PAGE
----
If the ladies of Sex and the City taught us anything, it’s that New York City is one of the best shopping cities on the planet. Manhattan is rightfully famous for its glossy, perfume-scented department stores and high-end boutiques, which sell everything from bespoke suits to gold-threaded silk scarves. But the city is equally well known for its indie designers and unique shops at the other end of the spectrum. For every haute couture gown, there’s a spray-painted T-shirt made by a local artist. Either way, shopping in NYC has an undeniable cachet—and earns you the right to say, “I bought it in New York City.” Where can you get the most retail goodness with the least amount of geography to cover? Here’s our cheat sheet to the best shopping streets in town.
Elizabeth St.: NoLIta’s One-of-a-Kind Shops
A martini glass made of resin. Chiffon blouses in the color of strawberry jam. A two-headed snake bracelet. You’ll find it all—and then some—on NoLIta’s Elizabeth Street, which is crammed with quirky, artist-driven boutiques. For designs that are girly with a touch of grit, stop by Anya Ponorovskaya (235 Elizabeth St., anyaponorovskaya.com) or Frock (170 Elizabeth St., frocknyc.com), whose clients have included everyone from Julianne Moore to Halle Berry. Are you in the market for a pair of colorful Cenedese Murano glass birds to brighten up the house? Try the chic home store Craig Van den Brulle (192 Elizabeth St., craigvandenbrulle.com). Also, for a beautifully curated mix of fashion and unique gifts, step into Thomas Sires (243 Elizabeth St., thomassires.com). Impossibly cool antiques and rarefied architectural salvage fill the Elizabeth Street Gallery (209 Elizabeth St., elizabethstreetgallery.com), which is worth a trip for the setting alone, in a renovated 19th-century New York City firehouse with an adjoining sculpture garden. Other highlights include the perfumery Le Labo (233 Elizabeth St., lelabofragrances.com), the preppy-bohemian Tory Burch flagship (257 Elizabeth St., toryburch.com) and the debonair British cobblers Barker Black (198 Elizabeth St., barkerblack.com)
Made in NYC: At Me & Ro (241 Elizabeth St., meandrojewelry.com), the unique Asian-inspired jewelry is all made in New York. Manhattan Portage’s rugged bags are proudly imprinted with a red label of the NYC skyline. The NoLIta store (258 Elizabeth St., manhattanportage.com) carries the most complete array of their bags, including the dressier Token totes.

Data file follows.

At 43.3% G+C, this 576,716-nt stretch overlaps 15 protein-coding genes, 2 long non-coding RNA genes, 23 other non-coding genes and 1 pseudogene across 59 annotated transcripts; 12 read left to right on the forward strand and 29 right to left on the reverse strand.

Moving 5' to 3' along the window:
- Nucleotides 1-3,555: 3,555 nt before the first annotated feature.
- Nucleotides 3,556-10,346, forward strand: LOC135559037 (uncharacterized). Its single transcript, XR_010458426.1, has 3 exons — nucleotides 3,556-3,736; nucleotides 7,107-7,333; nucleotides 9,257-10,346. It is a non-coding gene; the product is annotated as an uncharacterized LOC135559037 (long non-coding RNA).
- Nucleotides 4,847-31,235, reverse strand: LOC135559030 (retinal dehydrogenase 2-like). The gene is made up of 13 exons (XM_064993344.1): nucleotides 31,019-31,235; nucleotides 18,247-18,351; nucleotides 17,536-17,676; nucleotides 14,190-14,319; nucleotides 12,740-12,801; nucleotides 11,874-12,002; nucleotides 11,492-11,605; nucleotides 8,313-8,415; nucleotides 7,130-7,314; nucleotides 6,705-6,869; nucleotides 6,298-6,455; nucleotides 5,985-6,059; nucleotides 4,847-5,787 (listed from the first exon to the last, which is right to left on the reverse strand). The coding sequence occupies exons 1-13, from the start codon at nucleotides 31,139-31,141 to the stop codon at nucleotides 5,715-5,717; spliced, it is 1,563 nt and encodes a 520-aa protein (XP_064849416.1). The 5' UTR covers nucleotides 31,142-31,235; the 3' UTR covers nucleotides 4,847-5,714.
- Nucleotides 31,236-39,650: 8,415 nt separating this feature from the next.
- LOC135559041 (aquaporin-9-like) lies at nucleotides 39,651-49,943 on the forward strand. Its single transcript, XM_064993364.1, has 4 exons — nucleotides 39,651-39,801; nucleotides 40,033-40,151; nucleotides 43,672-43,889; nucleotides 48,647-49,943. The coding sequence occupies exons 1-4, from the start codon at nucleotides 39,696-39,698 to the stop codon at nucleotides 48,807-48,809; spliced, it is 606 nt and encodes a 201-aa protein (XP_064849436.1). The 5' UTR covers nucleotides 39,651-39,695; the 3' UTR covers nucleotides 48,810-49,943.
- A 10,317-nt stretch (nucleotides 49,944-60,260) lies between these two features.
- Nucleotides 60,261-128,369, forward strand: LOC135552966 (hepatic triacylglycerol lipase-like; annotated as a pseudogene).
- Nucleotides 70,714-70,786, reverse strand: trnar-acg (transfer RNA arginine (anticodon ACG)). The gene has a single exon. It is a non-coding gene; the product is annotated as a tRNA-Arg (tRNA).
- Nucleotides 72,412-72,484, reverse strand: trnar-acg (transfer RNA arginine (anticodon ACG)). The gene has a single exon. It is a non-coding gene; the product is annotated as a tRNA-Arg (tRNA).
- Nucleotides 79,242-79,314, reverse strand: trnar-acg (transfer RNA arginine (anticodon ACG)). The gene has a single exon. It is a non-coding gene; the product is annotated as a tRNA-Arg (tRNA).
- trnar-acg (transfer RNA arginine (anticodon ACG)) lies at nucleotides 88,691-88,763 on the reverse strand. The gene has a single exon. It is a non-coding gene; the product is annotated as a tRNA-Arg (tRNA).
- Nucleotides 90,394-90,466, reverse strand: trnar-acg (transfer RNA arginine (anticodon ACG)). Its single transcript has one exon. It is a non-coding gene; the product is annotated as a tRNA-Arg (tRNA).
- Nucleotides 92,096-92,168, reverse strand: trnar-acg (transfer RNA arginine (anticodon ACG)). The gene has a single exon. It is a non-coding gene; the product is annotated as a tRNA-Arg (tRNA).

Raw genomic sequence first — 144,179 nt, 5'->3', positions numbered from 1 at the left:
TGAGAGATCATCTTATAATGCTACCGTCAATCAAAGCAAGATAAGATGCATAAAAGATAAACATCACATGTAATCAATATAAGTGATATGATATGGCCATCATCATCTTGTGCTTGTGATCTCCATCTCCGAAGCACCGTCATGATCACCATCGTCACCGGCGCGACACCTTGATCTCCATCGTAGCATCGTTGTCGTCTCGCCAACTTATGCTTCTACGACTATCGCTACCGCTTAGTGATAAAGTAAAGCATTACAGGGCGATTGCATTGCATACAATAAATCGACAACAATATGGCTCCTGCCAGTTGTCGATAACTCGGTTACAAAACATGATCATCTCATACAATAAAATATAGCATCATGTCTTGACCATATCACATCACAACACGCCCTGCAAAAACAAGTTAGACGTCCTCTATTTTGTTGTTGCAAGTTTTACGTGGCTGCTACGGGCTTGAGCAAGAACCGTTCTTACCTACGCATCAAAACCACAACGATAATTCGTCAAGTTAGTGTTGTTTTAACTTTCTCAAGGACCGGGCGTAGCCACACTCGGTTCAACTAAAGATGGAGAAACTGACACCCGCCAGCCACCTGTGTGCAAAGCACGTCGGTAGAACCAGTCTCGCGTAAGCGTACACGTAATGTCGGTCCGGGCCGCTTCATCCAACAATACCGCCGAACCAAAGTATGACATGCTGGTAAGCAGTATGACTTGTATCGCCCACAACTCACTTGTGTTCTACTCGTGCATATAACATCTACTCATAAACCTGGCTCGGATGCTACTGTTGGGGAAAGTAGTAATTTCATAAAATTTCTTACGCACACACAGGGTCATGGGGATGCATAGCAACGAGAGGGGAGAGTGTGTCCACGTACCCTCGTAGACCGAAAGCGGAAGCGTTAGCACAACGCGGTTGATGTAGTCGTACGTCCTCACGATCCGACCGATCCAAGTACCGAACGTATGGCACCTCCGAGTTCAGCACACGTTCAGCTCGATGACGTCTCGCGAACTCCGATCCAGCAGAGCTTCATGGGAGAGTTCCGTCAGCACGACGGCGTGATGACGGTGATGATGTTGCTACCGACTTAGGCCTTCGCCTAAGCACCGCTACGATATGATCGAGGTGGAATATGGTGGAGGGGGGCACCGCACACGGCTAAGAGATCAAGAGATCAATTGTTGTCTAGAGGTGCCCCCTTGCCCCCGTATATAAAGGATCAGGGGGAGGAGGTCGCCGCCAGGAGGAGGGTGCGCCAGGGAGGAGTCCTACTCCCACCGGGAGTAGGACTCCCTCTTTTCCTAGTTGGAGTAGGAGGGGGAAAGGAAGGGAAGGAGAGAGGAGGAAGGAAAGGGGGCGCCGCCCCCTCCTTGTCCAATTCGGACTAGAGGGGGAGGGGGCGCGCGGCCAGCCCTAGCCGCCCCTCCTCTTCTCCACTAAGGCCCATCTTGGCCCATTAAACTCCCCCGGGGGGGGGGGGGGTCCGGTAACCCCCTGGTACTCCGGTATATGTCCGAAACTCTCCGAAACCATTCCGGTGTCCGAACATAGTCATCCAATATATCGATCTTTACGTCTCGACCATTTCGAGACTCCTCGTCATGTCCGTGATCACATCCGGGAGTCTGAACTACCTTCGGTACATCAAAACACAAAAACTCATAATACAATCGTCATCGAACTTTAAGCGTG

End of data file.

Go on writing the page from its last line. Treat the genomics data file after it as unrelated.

Madison Ave. between 55th and 72th Sts.: The Gold Coast (Bring Money)
Listen closely and you’ll hear the sound of platinum cards being whisked through credit card machines up and down Madison Avenue. This polished mecca of retail features the crème de la crème of New York City shopping, including the lavish Chanel (737 Madison Ave., chanel.com), the spiky heels of Jimmy Choo (716 Madison Ave., jimmychoo.com), sumptuous glassware at Lalique (609 Madison Ave., lalique.com) and the upscale Barneys New York (660 Madison Ave., barneys.com). Other deep-pocket favorites include Baccarat (625 Madison Ave., baccarat.com), Gucci (840 Madison Ave., gucci.com) and Armani (760 Madison Ave., giorgioarmani.com).
Made in NYC: Sparkle with elegant gold and sterling silver jewelry from New York City designer Judith Ripka, whose eponymous flagship store is located at 777 Madison Ave. (judithripka.com).
West Broadway between Houston and Grand Sts.: SoHo’s Open-Air Mall
There was a time when SoHo was called SoHi, because of its stunningly high prices. But SoHo shopping has evolved and now includes a wide range of stores, particularly on West Broadway, which serves as a microcosm of the neighborhood. West Broadway shopping is both refined and rakish, with everything from trendy DKNY (420 West Broadway, dkny.com), flowy Eileen Fisher (395 West Broadway, eileenfisher.com) and playful Anthropologie (375 West Broadway, anthropoligie.com) to unique vintage threads at What Goes Around Comes Around (351 West Broadway, whatgoesaroundnyc.com), which was one of the first-adopters to move into SoHo, opening here in 1993. West Broadway is also populated by many flagship stores, like the only U.S. location of streetwear retailer Billionaire Boys Club and Ice Cream (456 West Broadway, bbcicecream.com) and denim kings 7 for All Mankind (394 West Broadway, 7forallmankind.com), the brand’s first standalone store.